For women in the military, sexual trauma usually occurs in the very setting in which the victim works and lives -- a setting to which the victim must return. Depending on the circumstances, the woman might actually find herself still working with and taking orders from the man who raped her. Imagine the sense of helplessness and powerlessness, as well as the risk for more victimization. If the perpetrator is in the female soldier's chain-of command, she might even be dependent on him for basic necessities, such as medical or psychological care. The perpetrator might also have control over her career, deciding about evaluation and promotion. Many female soldiers who become victims of MST find themselves in a situation where they must either see the perpetrator every day or sacrifice their career to protect themselves from further trauma.

This isn't unrelated. Dougherty having to face pornography echoes what Barker told 20/20, "On my way into the office, there was pictures of prostitutes and animals having sex pasted in the hallway. Our office was just wallpapered with pornography. There was not one space of wall at all." In fact, though working for civilian contractors, there are many details of Barker and Jones' experiences that echo with those of many women serving in the US military in Iraq.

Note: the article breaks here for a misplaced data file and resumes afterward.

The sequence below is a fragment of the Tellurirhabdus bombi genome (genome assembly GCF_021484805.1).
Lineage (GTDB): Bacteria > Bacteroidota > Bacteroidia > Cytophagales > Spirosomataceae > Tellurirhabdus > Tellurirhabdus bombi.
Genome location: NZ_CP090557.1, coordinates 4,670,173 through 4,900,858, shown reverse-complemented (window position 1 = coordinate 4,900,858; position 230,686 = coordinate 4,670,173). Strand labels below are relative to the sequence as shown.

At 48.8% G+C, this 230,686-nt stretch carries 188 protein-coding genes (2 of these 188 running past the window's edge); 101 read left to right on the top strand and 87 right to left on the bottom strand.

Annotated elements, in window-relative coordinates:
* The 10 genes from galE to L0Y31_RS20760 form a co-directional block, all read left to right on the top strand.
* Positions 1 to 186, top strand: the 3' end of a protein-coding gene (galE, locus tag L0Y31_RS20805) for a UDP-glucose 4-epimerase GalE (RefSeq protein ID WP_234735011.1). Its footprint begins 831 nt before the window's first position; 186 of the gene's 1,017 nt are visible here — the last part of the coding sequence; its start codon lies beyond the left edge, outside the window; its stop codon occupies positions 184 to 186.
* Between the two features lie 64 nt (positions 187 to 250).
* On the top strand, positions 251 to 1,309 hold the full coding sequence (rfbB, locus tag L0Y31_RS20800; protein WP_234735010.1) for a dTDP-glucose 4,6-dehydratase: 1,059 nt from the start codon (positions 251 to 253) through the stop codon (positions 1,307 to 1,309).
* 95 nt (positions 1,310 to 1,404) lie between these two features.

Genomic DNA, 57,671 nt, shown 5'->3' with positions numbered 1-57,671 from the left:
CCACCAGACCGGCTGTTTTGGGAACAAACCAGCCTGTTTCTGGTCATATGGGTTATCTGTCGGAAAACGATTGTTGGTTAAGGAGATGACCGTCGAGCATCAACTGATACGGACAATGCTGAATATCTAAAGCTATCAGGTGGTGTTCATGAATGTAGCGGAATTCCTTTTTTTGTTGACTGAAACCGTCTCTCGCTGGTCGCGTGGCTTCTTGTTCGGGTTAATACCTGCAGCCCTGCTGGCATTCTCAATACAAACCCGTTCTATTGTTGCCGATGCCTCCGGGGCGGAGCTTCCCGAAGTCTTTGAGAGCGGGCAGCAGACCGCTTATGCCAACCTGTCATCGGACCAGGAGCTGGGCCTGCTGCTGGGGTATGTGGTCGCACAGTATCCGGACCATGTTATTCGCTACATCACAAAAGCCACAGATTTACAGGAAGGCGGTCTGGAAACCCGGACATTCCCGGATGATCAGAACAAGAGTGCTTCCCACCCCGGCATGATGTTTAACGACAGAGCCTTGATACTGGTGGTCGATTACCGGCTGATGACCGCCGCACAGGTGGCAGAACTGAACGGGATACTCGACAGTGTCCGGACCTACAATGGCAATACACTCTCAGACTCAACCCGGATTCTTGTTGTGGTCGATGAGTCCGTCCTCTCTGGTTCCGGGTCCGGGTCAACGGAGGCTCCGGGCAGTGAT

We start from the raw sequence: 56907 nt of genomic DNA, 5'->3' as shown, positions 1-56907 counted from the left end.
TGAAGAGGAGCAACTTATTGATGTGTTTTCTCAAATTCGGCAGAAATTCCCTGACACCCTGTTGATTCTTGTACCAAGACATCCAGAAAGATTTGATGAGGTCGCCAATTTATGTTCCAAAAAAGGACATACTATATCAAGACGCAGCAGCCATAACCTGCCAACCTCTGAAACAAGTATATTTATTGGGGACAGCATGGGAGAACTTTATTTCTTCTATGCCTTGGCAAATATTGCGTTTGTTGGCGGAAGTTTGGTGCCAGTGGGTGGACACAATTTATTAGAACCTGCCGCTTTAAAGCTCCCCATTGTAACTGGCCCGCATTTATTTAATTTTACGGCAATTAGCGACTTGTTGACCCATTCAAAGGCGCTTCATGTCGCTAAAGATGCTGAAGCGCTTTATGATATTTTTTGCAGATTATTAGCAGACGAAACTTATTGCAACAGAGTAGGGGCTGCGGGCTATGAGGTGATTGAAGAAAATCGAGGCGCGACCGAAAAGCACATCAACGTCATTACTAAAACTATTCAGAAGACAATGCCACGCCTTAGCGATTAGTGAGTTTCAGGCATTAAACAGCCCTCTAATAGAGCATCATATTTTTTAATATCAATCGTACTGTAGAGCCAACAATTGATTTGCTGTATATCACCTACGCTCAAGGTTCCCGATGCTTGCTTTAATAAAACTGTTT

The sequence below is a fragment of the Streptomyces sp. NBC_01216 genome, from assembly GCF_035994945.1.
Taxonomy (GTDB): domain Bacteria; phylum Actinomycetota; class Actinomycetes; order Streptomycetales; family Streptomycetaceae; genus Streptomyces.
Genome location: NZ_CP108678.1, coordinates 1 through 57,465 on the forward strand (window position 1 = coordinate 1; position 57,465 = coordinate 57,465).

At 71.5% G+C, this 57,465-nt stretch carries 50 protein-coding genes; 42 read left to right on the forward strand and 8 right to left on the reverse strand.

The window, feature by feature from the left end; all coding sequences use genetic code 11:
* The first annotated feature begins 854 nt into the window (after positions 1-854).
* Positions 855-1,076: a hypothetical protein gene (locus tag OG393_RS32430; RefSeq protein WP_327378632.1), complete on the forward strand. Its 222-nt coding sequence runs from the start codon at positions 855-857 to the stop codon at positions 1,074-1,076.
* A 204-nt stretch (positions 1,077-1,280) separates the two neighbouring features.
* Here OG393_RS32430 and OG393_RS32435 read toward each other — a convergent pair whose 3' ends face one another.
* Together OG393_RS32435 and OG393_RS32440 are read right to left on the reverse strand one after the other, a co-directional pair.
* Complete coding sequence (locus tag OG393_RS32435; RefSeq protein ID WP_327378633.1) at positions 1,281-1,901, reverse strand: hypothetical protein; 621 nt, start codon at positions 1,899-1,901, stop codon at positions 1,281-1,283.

Ross, Sauer and Rood are to be congratulated on their report; however, with all the time wasted after that report, the question is why it wasn't expanded? Or why wasn't it paired up with a report about women in the military facing these similar assaults?